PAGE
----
The Beautiful Warmth at the Waterside Arts Centre, Sale Review


BeautifulWarmthThe Beautiful Warmth
Waterside Arts Centre, Sale

30 October to 1 November 2014

Reviewed by Cathy Porteus

The play opens with TK, a fireplace salesman, practising his best spiel in order to impress his Uncle BL who runs the business. They don’t just sell fireplaces though, they sell warmth, belonging and aim to cure the areas of your life that may be lacking. It transpires that this is done in some mind manipulative way, by using a demonstration video that takes the prospective purchaser into a stupor where they can be convinced of their need for the Beautiful Warmth. At least I think that’s what was happening, I still remain a little unclear even after watching the whole show.

The action took place in a committee room at Sale Town Hall, which is adjacent to the Waterside Arts Centre. The venue was intimate and the audience were close to the action taking place on a basic stage, set in the entrance area of the room. In between scenes, cast members donned black anoraks to become stage hands and move the furniture around. This added to the sci-fi atmosphere of the unusual storyline. The same items – a TV and video, sideboard, rug and fold out table, were used for all the scenes.

The play starts in the business office of The Beautiful Warmth, where an unfortunate Kylie ends up having a nasty reaction to their product, ending up in a stupor. The action later moves to the front room of the one remaining house in their local town to remain resistant to the allure of the persuasions of their fireplace (and general wellbeing) product. TK realises that his future in his Uncle’s business is in doubt, unless he manages to make this tricky sale. He does however have a rival, in the form of the best salesman in the business, smooth operator Lucky (better known to his mates as Luke).

The story then takes a bit of a leap, as by an amazing co-incidence, the residents of the house in question turn out to be Lucky’s ex-girlfriend Rena and her fiancé Tom. As none of the people are local to the area, it does very unlikely that they should all turn up in the same small town.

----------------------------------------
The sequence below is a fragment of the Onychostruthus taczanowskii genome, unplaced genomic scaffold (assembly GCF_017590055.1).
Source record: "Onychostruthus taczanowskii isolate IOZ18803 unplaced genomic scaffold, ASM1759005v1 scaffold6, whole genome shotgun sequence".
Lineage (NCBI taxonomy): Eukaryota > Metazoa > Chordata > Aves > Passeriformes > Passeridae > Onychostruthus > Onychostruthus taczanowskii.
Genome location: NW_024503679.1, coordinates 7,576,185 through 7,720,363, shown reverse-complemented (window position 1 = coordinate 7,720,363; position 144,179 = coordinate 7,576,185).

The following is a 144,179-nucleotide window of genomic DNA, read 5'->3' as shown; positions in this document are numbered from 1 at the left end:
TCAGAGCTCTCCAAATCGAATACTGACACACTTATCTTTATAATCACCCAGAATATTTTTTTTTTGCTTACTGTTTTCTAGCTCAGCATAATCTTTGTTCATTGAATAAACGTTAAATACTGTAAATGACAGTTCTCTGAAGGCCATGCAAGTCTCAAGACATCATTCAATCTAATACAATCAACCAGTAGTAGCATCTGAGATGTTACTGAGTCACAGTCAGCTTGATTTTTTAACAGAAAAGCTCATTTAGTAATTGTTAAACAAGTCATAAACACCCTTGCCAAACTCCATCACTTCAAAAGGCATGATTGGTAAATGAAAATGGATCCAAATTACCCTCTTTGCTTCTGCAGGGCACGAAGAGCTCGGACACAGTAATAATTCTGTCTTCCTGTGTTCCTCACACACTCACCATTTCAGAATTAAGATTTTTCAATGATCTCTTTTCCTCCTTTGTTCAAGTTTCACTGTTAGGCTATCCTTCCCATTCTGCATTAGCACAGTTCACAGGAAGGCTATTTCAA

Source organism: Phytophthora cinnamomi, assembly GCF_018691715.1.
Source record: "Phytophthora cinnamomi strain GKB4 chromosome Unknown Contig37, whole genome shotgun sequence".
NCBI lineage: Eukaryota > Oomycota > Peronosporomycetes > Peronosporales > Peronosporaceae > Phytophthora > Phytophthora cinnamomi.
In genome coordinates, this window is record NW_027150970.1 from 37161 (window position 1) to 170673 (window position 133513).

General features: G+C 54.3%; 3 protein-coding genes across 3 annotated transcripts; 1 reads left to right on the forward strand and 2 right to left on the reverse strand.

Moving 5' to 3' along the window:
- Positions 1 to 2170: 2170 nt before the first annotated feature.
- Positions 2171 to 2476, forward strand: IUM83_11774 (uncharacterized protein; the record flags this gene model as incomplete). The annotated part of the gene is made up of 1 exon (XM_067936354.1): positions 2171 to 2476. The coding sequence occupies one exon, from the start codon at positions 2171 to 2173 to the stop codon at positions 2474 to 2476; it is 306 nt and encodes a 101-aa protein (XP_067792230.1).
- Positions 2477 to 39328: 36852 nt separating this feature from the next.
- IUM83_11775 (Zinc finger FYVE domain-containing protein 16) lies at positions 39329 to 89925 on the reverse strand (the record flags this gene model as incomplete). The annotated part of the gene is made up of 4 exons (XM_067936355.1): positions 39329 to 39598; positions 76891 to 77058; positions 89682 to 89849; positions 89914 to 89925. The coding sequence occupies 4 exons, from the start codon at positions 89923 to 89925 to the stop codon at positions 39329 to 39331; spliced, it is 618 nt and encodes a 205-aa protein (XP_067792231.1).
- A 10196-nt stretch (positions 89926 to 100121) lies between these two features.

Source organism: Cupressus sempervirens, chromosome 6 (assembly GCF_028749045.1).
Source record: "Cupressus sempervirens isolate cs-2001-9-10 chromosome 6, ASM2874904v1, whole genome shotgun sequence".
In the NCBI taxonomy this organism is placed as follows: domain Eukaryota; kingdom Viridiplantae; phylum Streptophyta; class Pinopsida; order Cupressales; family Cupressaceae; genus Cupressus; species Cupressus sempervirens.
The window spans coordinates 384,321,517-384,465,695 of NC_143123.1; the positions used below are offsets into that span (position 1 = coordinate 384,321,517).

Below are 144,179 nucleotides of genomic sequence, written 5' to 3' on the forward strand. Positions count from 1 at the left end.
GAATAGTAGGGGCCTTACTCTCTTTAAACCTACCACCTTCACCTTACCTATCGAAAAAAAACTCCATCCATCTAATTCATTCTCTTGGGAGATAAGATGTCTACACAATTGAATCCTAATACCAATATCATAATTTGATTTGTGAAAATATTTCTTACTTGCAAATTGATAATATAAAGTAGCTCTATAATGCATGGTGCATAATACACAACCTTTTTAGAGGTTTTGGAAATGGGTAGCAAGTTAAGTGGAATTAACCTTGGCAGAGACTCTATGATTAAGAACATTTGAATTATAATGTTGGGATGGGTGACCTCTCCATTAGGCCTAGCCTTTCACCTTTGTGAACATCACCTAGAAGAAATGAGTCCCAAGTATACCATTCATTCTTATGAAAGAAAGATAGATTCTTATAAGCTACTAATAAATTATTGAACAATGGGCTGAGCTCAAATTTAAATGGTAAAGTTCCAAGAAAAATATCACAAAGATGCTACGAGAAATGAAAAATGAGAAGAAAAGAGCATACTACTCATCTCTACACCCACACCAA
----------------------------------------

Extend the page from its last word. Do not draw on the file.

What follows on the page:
Tom is not convinced that he needs a fireplace in his life but both TK and Lucky do their best to convince him. Rena and Lucky re-visit the ups and downs of their relationship, whilst Tom pops out of the room and TK wanders in and out aimlessly.

Adam Gilmour gave a convincing performance as browbeaten failure TK but I didn’t find many of the other performances very believable. The character of Kylie seemed to spend much of the play chanting and over-acting in a hysterical manner, whilst BL mainly shouted and swore rather than adding much to the drama. There seemed to be a few gaps in the plot, in particular how they’d managed to keep the potential danger of their product under wraps, if any other customers had reacted in the zombie like manner of Kylie’s unfortunate experience.

I did feel rather lost with the storyline of this play and still wasn’t 100% sure that I had understood it, when the play drew to a close. We came out still trying to work out exactly what had happened, but it was an interesting experience and certainly a different way to spend an evening.

Rating: 3/5

Tickets cost from £6 to £8.

The Beautiful Warmth is at the Waterside Arts Centre in Sale until 1 November 2014. For more information or to book tickets click here or call the box office on 0161 912 5616.

Waterside Arts Centre, 1 Waterside Plaza, Sale, M33 7ZF | 0161 912 5616

3 Star

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